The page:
In a judgement that is sure to be described as a “test case” for the anti-smacking legislation, Jimmy Mason was found guilty today of assaulting his son. It is not even remotely a test case for the new legislation. Mason apparently punched his four-year-old son in his face. You would be hard pressed to find twelve people in New Zealand who would consider that reasonable discipline, even if section 59 was still in full swing.
In terms of court appearances and defense arguments, the repeal of section 59 has made no apparent difference. In terms of parents using smacking as a form of discipline, it has made a huge and very dangerous difference – it has introduced fear, uncertainty and doubt. A recent survey has shown that two thirds of parents think that all smacking is illegal or do not know whether it is or not. Coupled with the occasional horror story of a parent suddenly finding themselves surrounded by police after giving their children a light tap, this means that most parents view smacking with some trepidation (exactly the effect that Bradford wanted). Unfortunately, other methods of discipline require considerably more patience and skill to administer. Most parents are likely to substitute smacking for no discipline at all. Frankly this is far worse for them than the inappropriate punch of Jimmy Mason.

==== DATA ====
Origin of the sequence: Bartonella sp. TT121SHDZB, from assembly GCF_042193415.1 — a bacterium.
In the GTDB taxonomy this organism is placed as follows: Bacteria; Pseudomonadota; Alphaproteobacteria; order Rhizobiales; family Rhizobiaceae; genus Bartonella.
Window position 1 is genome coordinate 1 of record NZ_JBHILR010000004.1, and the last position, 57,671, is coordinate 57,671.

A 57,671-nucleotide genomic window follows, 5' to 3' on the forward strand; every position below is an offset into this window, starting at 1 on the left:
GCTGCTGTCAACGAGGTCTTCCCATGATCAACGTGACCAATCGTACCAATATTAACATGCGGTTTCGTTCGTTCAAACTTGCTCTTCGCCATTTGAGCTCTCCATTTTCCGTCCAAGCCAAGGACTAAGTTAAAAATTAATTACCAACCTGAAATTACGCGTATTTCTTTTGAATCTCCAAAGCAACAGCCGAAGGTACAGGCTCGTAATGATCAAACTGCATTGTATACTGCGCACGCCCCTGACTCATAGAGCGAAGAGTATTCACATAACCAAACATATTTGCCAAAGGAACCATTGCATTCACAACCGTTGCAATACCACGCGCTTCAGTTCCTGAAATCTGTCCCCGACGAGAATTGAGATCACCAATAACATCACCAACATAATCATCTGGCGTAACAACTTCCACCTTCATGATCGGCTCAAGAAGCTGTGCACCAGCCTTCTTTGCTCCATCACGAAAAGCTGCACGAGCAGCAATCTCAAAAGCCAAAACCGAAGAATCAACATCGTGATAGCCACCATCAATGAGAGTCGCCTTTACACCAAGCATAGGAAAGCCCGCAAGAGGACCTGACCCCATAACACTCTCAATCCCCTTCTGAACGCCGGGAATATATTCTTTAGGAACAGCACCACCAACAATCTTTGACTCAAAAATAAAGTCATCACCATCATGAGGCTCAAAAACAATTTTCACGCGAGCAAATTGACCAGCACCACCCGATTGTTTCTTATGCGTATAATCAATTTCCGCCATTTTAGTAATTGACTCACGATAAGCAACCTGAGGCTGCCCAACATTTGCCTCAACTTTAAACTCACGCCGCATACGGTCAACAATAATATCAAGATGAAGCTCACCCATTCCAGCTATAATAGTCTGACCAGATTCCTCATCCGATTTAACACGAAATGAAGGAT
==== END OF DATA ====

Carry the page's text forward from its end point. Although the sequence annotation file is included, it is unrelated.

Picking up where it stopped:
Currently, National seem to be perfectly happy to let this matter trundle along unattended to, on the grounds that they are not seeing large numbers of convictions under the new law. This is a dangerous illusion. The damage is being done to thousands of toddlers as I type. Already I see in my consulting rooms a sudden explosion in the number of poorly disciplined toddlers accompanied by frazzled parents whose ineffective attempts at control are routinely ignored by their children. These parents are clearly clueless about discipline.
Smacking is not a good form of discipline. But it is easy to do and requires a limited skill-set. I would be most happy to see parenting skills being taught to young parents, enabling them to develop some real skill in non-physical alternative discipline. But, in the meantime, removing the only effective form of discipline in their repertoire is a recipe for disaster. Section 59 should be reinstated immediately (preferably with some definition of reasonable force to ensure that people like Jimmy Mason do not “get away with it”)